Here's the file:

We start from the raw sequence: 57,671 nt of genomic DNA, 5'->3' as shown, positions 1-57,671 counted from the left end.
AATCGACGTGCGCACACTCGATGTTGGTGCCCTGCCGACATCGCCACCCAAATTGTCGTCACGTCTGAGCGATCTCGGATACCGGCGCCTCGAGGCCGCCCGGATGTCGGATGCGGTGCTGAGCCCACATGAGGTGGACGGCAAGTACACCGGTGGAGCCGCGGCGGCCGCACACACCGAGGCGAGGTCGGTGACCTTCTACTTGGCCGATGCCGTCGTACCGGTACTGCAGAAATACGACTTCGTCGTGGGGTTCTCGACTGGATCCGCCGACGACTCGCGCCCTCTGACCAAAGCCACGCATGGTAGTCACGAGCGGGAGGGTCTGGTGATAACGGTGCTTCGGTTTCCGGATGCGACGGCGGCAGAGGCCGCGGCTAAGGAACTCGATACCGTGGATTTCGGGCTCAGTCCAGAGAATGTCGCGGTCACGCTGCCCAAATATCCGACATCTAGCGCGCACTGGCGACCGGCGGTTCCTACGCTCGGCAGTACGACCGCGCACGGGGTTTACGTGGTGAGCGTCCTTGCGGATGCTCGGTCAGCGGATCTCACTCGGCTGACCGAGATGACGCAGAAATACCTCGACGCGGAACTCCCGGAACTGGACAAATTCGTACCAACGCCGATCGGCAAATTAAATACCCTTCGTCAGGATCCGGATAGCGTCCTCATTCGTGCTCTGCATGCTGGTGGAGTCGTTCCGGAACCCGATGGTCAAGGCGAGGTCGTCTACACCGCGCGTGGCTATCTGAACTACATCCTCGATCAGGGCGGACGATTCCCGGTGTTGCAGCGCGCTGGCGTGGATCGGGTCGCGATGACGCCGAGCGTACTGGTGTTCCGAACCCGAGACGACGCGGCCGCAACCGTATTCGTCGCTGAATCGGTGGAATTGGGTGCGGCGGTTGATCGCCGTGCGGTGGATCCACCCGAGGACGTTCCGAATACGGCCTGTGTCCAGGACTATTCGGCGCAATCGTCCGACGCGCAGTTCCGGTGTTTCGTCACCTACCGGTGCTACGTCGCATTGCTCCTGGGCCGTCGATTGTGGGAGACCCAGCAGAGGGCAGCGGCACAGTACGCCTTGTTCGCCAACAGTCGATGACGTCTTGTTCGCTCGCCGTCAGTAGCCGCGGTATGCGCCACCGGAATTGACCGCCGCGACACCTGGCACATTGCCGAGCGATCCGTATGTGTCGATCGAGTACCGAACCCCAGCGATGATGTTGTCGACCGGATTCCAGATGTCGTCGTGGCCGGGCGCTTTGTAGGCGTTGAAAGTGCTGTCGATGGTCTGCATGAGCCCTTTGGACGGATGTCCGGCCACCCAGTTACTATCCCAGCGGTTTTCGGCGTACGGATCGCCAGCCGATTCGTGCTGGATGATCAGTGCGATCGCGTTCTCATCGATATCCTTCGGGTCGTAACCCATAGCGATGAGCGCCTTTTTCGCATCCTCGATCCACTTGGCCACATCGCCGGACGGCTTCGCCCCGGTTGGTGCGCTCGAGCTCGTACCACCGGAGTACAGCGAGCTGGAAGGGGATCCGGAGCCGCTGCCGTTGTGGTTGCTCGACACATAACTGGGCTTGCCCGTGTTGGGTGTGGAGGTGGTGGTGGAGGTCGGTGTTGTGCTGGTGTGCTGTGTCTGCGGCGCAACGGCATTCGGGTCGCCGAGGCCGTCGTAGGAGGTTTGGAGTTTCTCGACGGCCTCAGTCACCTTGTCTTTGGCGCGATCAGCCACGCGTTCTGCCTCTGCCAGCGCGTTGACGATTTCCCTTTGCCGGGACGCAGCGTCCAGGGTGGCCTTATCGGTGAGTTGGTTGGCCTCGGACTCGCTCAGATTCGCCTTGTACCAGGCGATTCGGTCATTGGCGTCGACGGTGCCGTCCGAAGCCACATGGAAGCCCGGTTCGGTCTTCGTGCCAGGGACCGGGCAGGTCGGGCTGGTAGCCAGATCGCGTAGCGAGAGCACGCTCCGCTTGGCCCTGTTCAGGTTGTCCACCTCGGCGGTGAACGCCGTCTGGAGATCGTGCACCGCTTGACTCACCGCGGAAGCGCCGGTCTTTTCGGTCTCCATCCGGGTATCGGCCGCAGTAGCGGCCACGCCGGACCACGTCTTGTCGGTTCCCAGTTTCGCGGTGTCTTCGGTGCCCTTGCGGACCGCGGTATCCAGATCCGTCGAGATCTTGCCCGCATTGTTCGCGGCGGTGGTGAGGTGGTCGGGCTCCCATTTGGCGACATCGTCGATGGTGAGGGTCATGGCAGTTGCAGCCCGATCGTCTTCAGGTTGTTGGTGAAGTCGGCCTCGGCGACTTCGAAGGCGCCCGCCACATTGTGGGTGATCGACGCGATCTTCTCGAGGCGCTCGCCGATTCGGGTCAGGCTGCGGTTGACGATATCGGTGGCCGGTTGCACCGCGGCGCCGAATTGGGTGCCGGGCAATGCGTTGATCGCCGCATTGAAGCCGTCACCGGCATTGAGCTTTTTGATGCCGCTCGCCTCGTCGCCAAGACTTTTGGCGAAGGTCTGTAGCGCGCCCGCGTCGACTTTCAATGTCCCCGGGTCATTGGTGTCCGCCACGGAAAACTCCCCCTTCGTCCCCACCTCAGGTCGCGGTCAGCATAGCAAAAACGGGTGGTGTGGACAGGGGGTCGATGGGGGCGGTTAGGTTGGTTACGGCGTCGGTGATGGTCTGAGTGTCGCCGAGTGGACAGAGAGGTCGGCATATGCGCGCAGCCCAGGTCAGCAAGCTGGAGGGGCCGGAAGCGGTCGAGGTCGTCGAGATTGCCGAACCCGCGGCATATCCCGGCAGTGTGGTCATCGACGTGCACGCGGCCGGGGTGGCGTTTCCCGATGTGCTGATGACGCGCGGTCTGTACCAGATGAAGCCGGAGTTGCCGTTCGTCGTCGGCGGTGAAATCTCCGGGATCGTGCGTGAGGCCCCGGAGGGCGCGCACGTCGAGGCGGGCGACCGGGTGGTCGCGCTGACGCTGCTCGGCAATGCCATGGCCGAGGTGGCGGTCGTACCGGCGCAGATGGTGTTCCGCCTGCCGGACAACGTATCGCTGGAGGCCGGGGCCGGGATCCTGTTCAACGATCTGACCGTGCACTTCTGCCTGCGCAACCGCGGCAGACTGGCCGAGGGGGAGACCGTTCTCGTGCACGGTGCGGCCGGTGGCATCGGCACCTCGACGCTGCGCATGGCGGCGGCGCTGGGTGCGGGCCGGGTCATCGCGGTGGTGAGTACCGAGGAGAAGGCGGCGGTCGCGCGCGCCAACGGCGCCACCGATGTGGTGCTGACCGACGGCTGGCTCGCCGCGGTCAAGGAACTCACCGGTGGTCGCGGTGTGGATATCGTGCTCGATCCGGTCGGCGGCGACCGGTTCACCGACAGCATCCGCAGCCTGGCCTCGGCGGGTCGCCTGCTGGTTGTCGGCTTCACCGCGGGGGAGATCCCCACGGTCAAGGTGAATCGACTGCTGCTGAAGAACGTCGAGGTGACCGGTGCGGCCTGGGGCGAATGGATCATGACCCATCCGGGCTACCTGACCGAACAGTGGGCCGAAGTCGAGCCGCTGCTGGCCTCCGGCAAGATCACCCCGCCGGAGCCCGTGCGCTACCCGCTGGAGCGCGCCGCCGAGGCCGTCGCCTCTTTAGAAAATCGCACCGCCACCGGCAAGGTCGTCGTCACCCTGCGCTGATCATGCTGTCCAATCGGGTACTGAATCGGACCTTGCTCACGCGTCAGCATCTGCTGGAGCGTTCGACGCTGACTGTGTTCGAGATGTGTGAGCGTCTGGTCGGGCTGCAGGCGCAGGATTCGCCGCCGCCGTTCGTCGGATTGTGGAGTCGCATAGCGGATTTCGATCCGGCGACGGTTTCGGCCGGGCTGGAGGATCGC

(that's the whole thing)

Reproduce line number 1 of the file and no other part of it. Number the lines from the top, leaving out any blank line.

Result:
We start from the raw sequence: 57,671 nt of genomic DNA, 5'->3' as shown, positions 1-57,671 counted from the left end.